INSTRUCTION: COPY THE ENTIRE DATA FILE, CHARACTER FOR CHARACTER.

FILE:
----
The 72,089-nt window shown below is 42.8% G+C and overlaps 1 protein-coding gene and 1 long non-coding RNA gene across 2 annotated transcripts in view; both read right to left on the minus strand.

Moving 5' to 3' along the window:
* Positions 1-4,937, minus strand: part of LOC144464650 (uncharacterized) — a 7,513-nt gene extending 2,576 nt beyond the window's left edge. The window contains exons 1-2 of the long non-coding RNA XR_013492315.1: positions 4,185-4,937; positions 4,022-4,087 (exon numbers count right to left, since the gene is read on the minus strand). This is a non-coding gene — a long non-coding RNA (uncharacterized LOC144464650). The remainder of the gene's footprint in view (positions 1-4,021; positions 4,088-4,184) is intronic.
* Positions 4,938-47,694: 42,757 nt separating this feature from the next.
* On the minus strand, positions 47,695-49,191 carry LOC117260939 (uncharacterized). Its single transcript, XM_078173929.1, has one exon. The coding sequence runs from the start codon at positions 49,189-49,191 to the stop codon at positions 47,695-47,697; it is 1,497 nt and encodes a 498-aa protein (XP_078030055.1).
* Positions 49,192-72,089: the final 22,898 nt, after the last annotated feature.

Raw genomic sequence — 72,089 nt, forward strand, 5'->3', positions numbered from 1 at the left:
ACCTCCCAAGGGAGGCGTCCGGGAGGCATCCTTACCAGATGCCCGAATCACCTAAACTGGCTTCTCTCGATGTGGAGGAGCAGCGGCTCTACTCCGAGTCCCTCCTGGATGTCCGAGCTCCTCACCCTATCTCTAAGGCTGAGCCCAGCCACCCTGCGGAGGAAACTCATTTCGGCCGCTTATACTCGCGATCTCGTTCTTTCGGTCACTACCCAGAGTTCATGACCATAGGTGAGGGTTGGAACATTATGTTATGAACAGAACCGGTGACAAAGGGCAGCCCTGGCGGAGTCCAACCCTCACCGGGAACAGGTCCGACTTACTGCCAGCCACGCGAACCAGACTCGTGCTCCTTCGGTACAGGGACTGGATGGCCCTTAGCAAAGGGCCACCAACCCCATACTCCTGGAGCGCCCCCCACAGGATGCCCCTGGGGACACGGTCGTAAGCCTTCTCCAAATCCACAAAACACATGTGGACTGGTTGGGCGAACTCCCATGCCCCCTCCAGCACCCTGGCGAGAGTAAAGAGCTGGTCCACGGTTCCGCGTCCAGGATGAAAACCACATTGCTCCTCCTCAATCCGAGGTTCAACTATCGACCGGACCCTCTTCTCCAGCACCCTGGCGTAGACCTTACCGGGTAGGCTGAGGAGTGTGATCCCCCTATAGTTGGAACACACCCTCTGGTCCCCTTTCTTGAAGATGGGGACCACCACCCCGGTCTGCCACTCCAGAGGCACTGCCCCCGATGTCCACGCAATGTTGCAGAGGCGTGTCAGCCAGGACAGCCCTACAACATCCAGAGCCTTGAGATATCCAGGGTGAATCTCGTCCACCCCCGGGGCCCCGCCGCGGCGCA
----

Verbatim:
The 72,089-nt window shown below is 42.8% G+C and overlaps 1 protein-coding gene and 1 long non-coding RNA gene across 2 annotated transcripts in view; both read right to left on the minus strand.

Moving 5' to 3' along the window:
* Positions 1-4,937, minus strand: part of LOC144464650 (uncharacterized) — a 7,513-nt gene extending 2,576 nt beyond the window's left edge. The window contains exons 1-2 of the long non-coding RNA XR_013492315.1: positions 4,185-4,937; positions 4,022-4,087 (exon numbers count right to left, since the gene is read on the minus strand). This is a non-coding gene — a long non-coding RNA (uncharacterized LOC144464650). The remainder of the gene's footprint in view (positions 1-4,021; positions 4,088-4,184) is intronic.
* Positions 4,938-47,694: 42,757 nt separating this feature from the next.
* On the minus strand, positions 47,695-49,191 carry LOC117260939 (uncharacterized). Its single transcript, XM_078173929.1, has one exon. The coding sequence runs from the start codon at positions 49,189-49,191 to the stop codon at positions 47,695-47,697; it is 1,497 nt and encodes a 498-aa protein (XP_078030055.1).
* Positions 49,192-72,089: the final 22,898 nt, after the last annotated feature.

Raw genomic sequence — 72,089 nt, forward strand, 5'->3', positions numbered from 1 at the left:
ACCTCCCAAGGGAGGCGTCCGGGAGGCATCCTTACCAGATGCCCGAATCACCTAAACTGGCTTCTCTCGATGTGGAGGAGCAGCGGCTCTACTCCGAGTCCCTCCTGGATGTCCGAGCTCCTCACCCTATCTCTAAGGCTGAGCCCAGCCACCCTGCGGAGGAAACTCATTTCGGCCGCTTATACTCGCGATCTCGTTCTTTCGGTCACTACCCAGAGTTCATGACCATAGGTGAGGGTTGGAACATTATGTTATGAACAGAACCGGTGACAAAGGGCAGCCCTGGCGGAGTCCAACCCTCACCGGGAACAGGTCCGACTTACTGCCAGCCACGCGAACCAGACTCGTGCTCCTTCGGTACAGGGACTGGATGGCCCTTAGCAAAGGGCCACCAACCCCATACTCCTGGAGCGCCCCCCACAGGATGCCCCTGGGGACACGGTCGTAAGCCTTCTCCAAATCCACAAAACACATGTGGACTGGTTGGGCGAACTCCCATGCCCCCTCCAGCACCCTGGCGAGAGTAAAGAGCTGGTCCACGGTTCCGCGTCCAGGATGAAAACCACATTGCTCCTCCTCAATCCGAGGTTCAACTATCGACCGGACCCTCTTCTCCAGCACCCTGGCGTAGACCTTACCGGGTAGGCTGAGGAGTGTGATCCCCCTATAGTTGGAACACACCCTCTGGTCCCCTTTCTTGAAGATGGGGACCACCACCCCGGTCTGCCACTCCAGAGGCACTGCCCCCGATGTCCACGCAATGTTGCAGAGGCGTGTCAGCCAGGACAGCCCTACAACATCCAGAGCCTTGAGATATCCAGGGTGAATCTCGTCCACCCCCGGGGCCCCGCCGCGGCGCA